I was flying home last night. The skies were clear down the entire East Coast. The cabin entertainment system let me tune in to the air traffic control channel for our flight. For over an hour, I sat and listened to the chatter on the airwaves as I watched the lights of the cities drift by. Instead of a silent sky, I heard the night filled with the voices of air traffic controllers and pilots talking to each other about altitudes, routes, flight track crossings points, weather and flight conditions.
"Atlanta, United 1521. You may climb to three eight zero and maintain vector one eight zero."
"United 1521, roger Atlanta, climbing to three eight zero."
"United 1521, hand off to Jacksonville ATC. Frequency one three three point two seven."
"Roger, Atlanta. One three three point two seven. Goodnight."
There was a clear sense of competence and professionalism even in these brief cryptic remarks. At one point, I heard a pilot comment that he had been flying up from New Orleans and had to make the trip at the (relatively low) altitude of 27,000 feet to avoid turbulence. The air traffic controller responded dryly, "You took the scenic route."
Air traffic control as a technology grew up with the airplane and especially, the airline industry. Like most new systems, it started out privately, built by those who wanted it most, the airports and the airlines. By World War II, it had moved under the control of Federal Government's Civil Aeronautics Administration. But it was the advent of commercial radar in 1960 that revolutionized air traffic control. Advances in technology over that last 50 years have allowed relatively safe flights in an evermore crowded sky.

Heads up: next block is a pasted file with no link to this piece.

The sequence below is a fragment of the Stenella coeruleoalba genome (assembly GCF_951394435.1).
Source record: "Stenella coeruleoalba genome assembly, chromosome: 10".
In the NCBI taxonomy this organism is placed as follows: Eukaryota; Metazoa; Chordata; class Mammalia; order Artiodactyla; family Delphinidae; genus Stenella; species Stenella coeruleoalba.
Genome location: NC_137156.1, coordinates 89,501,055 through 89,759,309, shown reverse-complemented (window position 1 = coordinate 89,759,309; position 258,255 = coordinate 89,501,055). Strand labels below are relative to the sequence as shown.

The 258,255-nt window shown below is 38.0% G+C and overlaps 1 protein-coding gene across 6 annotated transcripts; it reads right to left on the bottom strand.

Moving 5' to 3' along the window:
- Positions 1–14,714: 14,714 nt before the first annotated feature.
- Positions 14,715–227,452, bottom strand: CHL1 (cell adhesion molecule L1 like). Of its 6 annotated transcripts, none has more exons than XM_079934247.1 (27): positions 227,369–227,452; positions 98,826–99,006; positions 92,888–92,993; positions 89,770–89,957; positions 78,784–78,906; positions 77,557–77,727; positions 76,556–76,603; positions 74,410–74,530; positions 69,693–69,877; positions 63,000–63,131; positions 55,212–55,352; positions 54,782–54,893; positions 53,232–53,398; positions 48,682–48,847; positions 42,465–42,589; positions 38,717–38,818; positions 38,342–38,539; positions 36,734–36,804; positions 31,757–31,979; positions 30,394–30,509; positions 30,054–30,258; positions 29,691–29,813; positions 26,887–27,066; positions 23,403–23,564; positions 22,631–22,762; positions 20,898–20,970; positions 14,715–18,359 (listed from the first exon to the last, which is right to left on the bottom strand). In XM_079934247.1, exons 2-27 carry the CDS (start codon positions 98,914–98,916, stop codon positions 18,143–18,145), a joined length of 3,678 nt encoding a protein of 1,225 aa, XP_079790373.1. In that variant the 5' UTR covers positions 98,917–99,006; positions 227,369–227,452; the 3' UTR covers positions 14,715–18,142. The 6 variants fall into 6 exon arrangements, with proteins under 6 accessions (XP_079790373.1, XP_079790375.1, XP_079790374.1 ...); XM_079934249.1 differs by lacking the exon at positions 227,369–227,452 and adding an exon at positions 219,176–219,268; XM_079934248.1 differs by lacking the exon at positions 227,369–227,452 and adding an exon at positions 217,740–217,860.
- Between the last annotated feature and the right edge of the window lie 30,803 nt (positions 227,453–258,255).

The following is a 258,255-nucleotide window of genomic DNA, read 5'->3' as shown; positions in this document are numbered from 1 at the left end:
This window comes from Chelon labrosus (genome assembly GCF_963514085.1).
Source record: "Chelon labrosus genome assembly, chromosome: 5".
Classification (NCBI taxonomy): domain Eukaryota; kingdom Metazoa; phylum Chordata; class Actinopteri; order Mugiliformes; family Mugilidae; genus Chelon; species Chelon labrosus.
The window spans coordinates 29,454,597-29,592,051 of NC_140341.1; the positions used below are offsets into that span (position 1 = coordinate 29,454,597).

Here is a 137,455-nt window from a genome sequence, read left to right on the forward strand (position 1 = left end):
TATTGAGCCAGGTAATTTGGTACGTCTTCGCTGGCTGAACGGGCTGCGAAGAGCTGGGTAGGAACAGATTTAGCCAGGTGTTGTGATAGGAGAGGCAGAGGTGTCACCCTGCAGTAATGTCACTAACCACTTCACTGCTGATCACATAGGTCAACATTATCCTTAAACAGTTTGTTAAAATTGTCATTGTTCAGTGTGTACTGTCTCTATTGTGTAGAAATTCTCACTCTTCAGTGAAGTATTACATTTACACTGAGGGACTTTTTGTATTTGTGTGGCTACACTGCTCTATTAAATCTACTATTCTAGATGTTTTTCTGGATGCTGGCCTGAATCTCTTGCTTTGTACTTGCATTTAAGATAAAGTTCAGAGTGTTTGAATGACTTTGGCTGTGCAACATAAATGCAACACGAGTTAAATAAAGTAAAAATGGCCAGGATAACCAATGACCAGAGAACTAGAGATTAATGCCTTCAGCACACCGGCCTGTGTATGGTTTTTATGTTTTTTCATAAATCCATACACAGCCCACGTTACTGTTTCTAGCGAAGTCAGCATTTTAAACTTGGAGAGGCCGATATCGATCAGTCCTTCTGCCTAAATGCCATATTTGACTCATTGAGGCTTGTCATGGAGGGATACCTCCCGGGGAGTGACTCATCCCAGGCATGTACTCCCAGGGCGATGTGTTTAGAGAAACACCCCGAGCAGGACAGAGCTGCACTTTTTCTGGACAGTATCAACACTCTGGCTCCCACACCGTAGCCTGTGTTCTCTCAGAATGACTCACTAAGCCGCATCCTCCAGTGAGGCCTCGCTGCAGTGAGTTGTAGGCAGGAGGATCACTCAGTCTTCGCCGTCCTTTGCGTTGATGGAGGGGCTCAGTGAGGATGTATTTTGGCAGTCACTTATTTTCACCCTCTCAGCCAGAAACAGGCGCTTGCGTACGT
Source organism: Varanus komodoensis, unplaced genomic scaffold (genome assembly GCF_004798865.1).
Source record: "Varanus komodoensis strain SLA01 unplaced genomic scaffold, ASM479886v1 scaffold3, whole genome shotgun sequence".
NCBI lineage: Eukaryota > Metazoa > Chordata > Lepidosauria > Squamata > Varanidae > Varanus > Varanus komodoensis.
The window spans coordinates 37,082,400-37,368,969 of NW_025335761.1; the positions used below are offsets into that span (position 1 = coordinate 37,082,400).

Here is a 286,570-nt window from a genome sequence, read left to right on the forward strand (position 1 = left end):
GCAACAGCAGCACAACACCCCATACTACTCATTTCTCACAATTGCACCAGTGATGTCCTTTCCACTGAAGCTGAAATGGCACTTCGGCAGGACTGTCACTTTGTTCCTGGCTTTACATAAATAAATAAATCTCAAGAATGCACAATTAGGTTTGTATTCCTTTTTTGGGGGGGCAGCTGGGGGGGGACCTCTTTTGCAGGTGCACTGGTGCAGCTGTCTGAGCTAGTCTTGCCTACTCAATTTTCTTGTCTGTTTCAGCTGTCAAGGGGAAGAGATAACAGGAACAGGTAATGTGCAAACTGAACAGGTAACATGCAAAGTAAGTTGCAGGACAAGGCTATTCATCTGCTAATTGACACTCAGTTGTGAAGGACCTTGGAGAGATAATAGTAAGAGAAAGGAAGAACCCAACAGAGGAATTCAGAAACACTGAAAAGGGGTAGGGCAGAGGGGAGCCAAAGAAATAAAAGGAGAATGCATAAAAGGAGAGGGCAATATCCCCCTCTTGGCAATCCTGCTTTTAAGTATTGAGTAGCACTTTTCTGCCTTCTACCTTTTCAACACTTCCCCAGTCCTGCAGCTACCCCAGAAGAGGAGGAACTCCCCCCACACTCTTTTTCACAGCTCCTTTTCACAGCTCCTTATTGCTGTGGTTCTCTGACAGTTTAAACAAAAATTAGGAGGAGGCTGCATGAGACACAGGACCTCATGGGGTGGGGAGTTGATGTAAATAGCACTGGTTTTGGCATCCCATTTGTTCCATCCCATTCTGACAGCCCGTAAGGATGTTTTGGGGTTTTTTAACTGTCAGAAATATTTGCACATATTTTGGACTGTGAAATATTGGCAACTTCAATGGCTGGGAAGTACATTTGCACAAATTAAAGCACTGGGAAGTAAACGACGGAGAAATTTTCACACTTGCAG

But behind all this technology are the people I listened to last night: the pilots and air traffic controllers who make a relaxed, safe flight possible. I trust these people to get me to my destination in one piece. But it is always this way with complex technology systems. In everything from hospital operating rooms to nuclear power plant control rooms, we demand trained professionals to run our technologies for us. And day in and day out, they do just that. In our complex world, we cannot live any other way. But the voices and the chatter that I heard last night tells me that these are still people. People I can trust.
We landed without incident right on schedule. When I went outside to get my car, the sky seemed strangely quiet.
By the way, if you want to listen in live to the ATC chatter, you can do it here.
[Image of Washington, DC Air Traffic Control from Wikipedia]